Last week, the music world mourned the news that jazz pianist, three-time Grammy winner and NEA jazz master Ramsey Lewis passed away peacefully at his Chicago home on the morning of September 12. He was 87 years old.
His family announced the news on their Facebook page. Read the rest of the family’s obituary below:
Ramsey E. Lewis, Jr. was born in Chicago on May 27, 1935. Growing up in the Cabrini Green housing project, he began taking piano lessons at age four and played piano at the church, where his father was a choir director. A jazz fan who played a lot of Duke Ellington and Art Tatum at home and took his son to jazz concerts, Ramsey Lewis Sr. encouraged Ramsey to adopt this music.
When Ramsey was a freshman at Wells High School, saxophonist and pianist Wallace Burton, another church musician whose jazz adventures had attracted Ramsey, asked him to join his band, the Clefs, a middle school septet which mixed jazz and R&B.
Lewis needed to familiarize himself with bebop and other styles of jazz, but learned on the job. After the outbreak of the Korean War, the Military Draft claimed several Keys members, including Burton. The three members who were not drafted – Lewis, bassist Eldee Young and drummer Redd Holt – formed what would become the classic Ramsey Lewis Trio.
In 1956, they released their first album, “Ramsey Lewis and His Gentlemen of Jazz”, on the Chess label. Three years later, Lewis was invited to perform with the trio at Birdland in New York. Their three-week gig led to performances at the Newport Jazz Festival and the Village Vanguard, and recordings with Max Roach, Clark Terry and Sonny Stitt.
Lewis had a major breakthrough in 1965 with the first crossover hit, “The In Crowd”. The stylishly funky, Grammy-winning song (written by Dobie Gray) was followed by two more chart-topping hits, “Hang on Sloopy” and “Wade in the Water.”
After Young and Holt left to form their own band, Lewis continued in the trio format with bassist Cleveland Eaton and future eminence Earth, Wind & Fire Maurice White on drums. He then experimented with electronic keyboards in larger contexts.
A highlight was his 1974 album “Sun Goddess”, produced by White and featuring members of Earth, Wind & Fire (which he would tour with falsetto specialist Philip Bailey years later). The recording established Lewis as a fusion music icon with wide appeal.
Over the years Lewis has performed and recorded in a remarkable variety of musical contexts. Throughout the 70s he embraced R&B and Latin music without abandoning traditional jazz. In 1983, on the album Réunion, he recreated his most famous trio.
In 1995, he featured crossover supergroup Urban Knights, featuring Grover Washington Jr., Earl Klugh and Dave Koz. Urban Knights I was the first of the band’s eight albums. In 2005, returning to his gospel roots, Lewis recorded With One Voice, which earned him the Stellar Gospel Music Award for Best Gospel Instrumental Album.
Among his many accolades were five honorary doctorates and an NAACP Image Award for Outstanding Jazz Artist. The single “The In Crowd” was inducted into the Grammy Hall of Fame, and his personal memorabilia resides at the Smithsonian Institution.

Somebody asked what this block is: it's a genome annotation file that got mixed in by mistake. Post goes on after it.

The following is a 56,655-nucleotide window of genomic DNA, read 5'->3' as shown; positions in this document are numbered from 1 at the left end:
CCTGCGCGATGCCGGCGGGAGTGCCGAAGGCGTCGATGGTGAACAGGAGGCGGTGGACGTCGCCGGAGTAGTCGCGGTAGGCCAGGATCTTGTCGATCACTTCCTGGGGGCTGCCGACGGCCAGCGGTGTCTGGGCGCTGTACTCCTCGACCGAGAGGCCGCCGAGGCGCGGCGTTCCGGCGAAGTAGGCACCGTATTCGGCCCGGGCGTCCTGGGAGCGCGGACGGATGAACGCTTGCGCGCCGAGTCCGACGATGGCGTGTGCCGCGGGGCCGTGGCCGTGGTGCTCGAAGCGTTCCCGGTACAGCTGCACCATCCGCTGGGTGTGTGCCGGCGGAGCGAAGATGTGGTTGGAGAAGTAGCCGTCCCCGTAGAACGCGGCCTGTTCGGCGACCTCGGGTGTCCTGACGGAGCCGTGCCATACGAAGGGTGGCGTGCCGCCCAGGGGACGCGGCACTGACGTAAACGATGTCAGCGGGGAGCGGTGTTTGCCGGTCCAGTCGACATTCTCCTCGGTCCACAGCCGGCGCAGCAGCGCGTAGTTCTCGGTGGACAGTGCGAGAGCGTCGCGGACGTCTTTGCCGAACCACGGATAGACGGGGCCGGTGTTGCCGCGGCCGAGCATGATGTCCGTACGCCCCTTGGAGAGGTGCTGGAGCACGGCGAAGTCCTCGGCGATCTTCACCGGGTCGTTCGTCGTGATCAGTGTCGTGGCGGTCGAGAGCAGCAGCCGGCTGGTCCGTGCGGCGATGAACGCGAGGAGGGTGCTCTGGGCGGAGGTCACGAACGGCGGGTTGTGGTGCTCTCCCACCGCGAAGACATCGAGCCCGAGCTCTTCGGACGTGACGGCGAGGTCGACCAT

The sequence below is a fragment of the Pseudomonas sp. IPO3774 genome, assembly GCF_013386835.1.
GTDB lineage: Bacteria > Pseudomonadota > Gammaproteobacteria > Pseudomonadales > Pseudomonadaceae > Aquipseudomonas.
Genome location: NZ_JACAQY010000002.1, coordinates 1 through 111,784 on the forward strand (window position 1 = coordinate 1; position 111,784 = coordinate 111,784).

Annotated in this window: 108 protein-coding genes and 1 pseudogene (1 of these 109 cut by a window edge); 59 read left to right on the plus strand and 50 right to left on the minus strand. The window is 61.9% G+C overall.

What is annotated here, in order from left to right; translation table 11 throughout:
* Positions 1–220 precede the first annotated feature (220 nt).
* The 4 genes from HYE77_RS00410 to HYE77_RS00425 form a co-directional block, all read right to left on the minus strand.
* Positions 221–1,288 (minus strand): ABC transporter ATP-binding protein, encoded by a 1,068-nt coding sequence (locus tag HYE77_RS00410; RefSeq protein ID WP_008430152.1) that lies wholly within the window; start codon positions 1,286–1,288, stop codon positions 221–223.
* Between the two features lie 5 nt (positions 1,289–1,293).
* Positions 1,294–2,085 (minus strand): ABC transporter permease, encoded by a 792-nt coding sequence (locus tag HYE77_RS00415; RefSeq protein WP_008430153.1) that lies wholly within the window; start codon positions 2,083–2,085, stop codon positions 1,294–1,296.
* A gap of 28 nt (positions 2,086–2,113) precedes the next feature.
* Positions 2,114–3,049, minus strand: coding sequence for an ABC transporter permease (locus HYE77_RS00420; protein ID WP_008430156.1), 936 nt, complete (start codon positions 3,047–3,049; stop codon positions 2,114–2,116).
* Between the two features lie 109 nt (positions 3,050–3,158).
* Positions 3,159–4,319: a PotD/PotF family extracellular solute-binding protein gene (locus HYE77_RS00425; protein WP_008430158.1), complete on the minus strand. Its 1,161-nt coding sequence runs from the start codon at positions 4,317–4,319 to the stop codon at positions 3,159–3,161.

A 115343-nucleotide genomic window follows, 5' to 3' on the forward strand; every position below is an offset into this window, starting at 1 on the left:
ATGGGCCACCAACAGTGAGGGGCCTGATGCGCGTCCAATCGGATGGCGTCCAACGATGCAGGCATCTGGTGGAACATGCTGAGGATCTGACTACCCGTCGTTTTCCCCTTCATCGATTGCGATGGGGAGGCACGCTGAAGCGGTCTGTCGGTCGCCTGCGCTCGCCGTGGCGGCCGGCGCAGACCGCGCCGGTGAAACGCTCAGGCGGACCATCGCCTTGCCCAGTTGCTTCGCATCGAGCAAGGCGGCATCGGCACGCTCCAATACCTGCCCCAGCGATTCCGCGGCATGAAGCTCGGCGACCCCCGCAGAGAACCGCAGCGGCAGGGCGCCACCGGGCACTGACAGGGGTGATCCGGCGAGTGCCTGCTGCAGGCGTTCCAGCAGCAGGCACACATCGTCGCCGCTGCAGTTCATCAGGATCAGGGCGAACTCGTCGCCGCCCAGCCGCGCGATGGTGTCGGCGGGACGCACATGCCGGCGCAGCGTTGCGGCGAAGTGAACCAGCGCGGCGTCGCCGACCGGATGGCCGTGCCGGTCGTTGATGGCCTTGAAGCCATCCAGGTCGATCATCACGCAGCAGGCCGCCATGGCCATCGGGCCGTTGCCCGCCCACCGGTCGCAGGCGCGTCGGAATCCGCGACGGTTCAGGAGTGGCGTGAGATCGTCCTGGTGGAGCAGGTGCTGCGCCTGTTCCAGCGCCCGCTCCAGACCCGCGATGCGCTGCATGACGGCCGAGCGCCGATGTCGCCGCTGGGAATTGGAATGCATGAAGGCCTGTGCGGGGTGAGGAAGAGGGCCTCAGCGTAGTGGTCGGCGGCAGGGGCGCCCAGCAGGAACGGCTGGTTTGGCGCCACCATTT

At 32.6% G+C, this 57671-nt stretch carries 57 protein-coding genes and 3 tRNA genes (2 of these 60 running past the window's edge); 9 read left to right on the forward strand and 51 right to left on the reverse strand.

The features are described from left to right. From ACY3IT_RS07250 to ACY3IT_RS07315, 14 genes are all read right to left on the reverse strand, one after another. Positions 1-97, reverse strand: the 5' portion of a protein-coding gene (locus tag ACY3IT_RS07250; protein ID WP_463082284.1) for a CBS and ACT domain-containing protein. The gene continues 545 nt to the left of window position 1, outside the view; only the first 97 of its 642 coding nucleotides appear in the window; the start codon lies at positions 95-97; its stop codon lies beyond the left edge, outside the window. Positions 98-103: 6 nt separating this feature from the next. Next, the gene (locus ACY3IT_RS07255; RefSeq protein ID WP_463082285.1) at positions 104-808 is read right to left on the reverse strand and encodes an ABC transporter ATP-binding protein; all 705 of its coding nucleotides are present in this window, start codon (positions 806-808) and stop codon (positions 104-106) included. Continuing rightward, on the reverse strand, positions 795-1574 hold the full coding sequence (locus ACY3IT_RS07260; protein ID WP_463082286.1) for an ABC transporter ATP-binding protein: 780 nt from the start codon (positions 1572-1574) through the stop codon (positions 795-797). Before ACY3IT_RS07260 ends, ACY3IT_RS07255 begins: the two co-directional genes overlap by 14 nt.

Lewis received a 2007 National Endowment for the Arts Jazz Master Award, which placed him in the sacred company of piano legends such as Ahmad Jamal, Chick Corea, McCoy Tyner, Dr. Billy Taylor and Cecil Taylor.
In the late 80s, Lewis was still in contact with the younger generations. His monthly livestream series Saturday Salon, produced during the pandemic by his wife Jan, has won critical acclaim. His upcoming album, “The Beatles Songbook: The Saturday Salon Series, Volume One,” which will be released Nov. 11 through Steele Records, was taken from the live performances.
Ramsey also spent the last year of his life working on his memoir “Gentleman of Jazz” with co-writer Aaron Cohen. The book will be released via Blackstone Publishing in 2023.
Ramsey Lewis is survived by his beloved wife Janet Lewis; daughters Denise Jeffries and Dawn Allain (Michael); sons Kendall Kelly Lewis, Frayne Lewis (Juletta) and Bobby Lewis (Crystal); grandchildren Apryl Daniels (Dennis), Regan Lewis, Kris Jeffries (Nailah), Joshua Allain, Junell Lewis, Malachi Lewis, Aja Alain, Jordan Lewis, Ramsey Lewis IV, Dorien Olson-Lewis, Miyoshie Lewis, Meshach Lewis, Taylor Lewis , Kevai Lewis, Frayne Lewis Jr., Niya Lewis and Asia Lewis; great-grandchildren Jalen Simmons, Dennis Daniels III, Omari Jackson; nieces Paula Jackson and Kimberly Johnson; and his nephew James Johnson.
He was predeceased by his sons Ramsey Lewis III and Kevyn Lewis.
“Ramsey’s passion for music was truly fueled by the love and dedication of his fans around the world. He loved touring and meeting music lovers from so many cultures and backgrounds.
It was our family’s great pleasure to share Ramsey in this special way with all who admired his God-given talents. We will be forever grateful for your support. —Jan Lewis.
In lieu of flowers, please make donations to the Jazz Foundation of America at www.jazzfoundation.org.
Source: The family of Ramsey Lewis